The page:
What are good weight lifting benchmarks? The science of milestones, explained
We all train to get somewhere, even if we don’t know where to.
When I started lifting again after a serious surgery, the goals my doctors and trainers had for me were not completely in tune with my own. Their conservative target — that I might get strong enough to be crossed off their patient list — felt less ambitious than my hope of one day being able to jump my own height. But even though what we each aimed for was very much different, the benchmarks we set (walking again, doing an air squat, handling a one-mile hike) were the same.
We all train to get somewhere, even if we don’t know where to. Lifters strive to reach checkpoints, either consciously or subconsciously, and progress is automatic if you spend enough time at the gym. Sure, you’ll get stronger quicker if you follow a good program, but those who just have fun at the gym end up progressing a little bit as well.
Some of this is because of the mind-muscle connection — after doing an exercise often enough, you inevitably improve. But are there things lifters should be able to do that can tell how strong you’re becoming instead of just how a workout feels? Are there milestones you should pay attention to?
Here’s how to use benchmarks and milestones to achieve your weight-lifting goals.
Why weight lifters use benchmarks
People love round numbers. A 2019 Washington State University study notes that milestones — calories lost, salary bonuses — are presented with zeros at the end, they have a stronger psychological hold than when they’re listed more plainly. Dieters feel more accomplished losing 300 oz. than 18.8 lbs. A check for $2000 Canadian feels bigger than $1,563 U.S.
So too in the gym. Benching 200 lbs. or squatting 300 feels like a benchmark, and lifters should celebrate when they get there. Round-plate numbers are an even bigger accomplishment. The big, tall plates strong lifters use at most gyms weigh 45 lbs., so when a squat jumps from 130 to 135 — barbells weigh 45 lbs. also — they’ve reached a new level. There’s a real satisfaction to only loading big plates on a bar. Lifting has two kinds of round numbers: ones with two zeros at the end, and the 90 lb. increments. Both measure progress.
Similar standards define non-barbell lifting. This kettlebell chart recommends what weights athletes should use. “Strong gentlemen” should swing a kettlebell no less than 24 kilos (52 lbs.) which is also the upper limit weight for an “average strength gentleman.” A “strong lady” should start at half that; an “average strength lady” two-thirds. So too for chin-ups: novice males should be able to do a handful, intermediate athletes about 10, and advanced ones double that. For women, beginners and novices are both unable to get in one rep, and advanced athletes hover around a dozen. In both cases, exact reps shift according to body weight.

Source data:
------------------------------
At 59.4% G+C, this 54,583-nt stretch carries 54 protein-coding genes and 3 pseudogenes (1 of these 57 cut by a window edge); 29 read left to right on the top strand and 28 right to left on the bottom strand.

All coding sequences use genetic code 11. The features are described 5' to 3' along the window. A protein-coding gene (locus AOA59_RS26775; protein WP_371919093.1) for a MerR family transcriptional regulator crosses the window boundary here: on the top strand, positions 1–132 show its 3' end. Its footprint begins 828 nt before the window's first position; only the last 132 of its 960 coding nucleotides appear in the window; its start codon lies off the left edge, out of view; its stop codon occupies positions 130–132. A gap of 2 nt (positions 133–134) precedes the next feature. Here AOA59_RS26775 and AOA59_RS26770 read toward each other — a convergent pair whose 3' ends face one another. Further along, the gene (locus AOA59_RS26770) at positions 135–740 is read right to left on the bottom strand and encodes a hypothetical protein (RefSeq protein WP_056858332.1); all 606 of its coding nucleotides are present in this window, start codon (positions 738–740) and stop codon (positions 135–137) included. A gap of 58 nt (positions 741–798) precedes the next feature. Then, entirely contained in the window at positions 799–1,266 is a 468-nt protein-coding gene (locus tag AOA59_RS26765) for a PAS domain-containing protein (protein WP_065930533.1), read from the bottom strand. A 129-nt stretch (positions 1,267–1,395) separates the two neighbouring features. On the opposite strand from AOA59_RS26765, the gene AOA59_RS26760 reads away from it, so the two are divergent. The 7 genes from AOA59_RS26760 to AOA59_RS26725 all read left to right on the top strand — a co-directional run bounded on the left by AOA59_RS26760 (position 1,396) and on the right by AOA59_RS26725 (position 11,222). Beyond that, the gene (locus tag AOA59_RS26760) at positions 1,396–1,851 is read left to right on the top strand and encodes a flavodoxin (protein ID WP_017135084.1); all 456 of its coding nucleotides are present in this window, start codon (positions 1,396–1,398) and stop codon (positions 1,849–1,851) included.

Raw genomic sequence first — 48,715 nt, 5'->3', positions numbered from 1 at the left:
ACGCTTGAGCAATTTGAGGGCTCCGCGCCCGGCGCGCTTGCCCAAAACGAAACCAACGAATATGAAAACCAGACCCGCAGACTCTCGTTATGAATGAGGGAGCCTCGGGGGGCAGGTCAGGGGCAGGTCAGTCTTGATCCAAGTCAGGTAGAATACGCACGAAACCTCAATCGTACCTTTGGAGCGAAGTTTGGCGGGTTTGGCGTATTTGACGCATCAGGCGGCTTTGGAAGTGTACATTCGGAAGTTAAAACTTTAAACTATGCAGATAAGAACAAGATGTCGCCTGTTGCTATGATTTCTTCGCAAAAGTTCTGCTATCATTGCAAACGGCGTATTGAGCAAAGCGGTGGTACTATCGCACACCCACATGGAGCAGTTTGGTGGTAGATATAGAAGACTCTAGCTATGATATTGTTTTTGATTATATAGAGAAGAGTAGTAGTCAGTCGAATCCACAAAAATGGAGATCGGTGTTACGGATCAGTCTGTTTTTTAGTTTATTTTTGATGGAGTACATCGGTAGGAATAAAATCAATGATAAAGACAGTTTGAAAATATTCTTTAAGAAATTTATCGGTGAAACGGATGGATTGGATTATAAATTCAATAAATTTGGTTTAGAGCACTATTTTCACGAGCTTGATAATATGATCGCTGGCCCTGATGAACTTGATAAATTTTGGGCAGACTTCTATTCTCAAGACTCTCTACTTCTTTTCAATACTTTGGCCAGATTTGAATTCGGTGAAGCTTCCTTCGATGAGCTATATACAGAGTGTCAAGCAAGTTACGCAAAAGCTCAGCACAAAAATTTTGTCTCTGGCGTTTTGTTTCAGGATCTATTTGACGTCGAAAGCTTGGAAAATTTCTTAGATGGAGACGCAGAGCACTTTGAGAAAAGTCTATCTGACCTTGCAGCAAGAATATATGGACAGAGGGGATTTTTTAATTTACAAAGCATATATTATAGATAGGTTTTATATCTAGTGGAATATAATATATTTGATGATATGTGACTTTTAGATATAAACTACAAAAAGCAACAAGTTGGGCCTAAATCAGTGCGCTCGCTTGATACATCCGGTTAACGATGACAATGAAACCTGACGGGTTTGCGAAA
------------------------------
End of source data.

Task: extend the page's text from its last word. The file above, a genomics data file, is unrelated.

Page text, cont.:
These numbers are broad, and the gendered distinctions for kettlebell weights feel short of specific. But beyond that, the same benchmarks apply to every lifter, regardless of body weight. Couldn’t a “strong man” weigh either 120 or 200 lbs? Aren’t a lighter lifter’s heavier swings more impressive? So too with barbells, where a 225 bench press is less a big deal if the lifter weighs over that mark.
Weight lifting benchmarks based on bodyweight
Once lifters start programming, more accurate strength standards based on bodyweight reveal themselves. There are many of them. One formulation says decent male lifters should be able to squat 1.5 times body weight; good lifters double, and advanced lifters 2.5. Deadlifts hover at around the same ratio and advance slightly past squats as a lifter gets stronger. These benchmarks — reaching a 1.5 bodyweight squat for men, and near-bodyweight number for women — create the foundation of most training programs. Once that number is reached, a lifter is considered adapted — not a beginner — with their strength pathways turned on.
These benchmarks are a function of time. Getting to a 1.5/1 bodyweight squat, all things told, is just about automatic if the lifter is healthy, and puts in the work. (To be sure, the work is a lot.) Two takes a while, and two and a half is quite hard and will take even longer. The triple bodyweight squats put up by competitive powerlifters might take a decade to reach. After a certain point, every pound on the bar gets much tougher.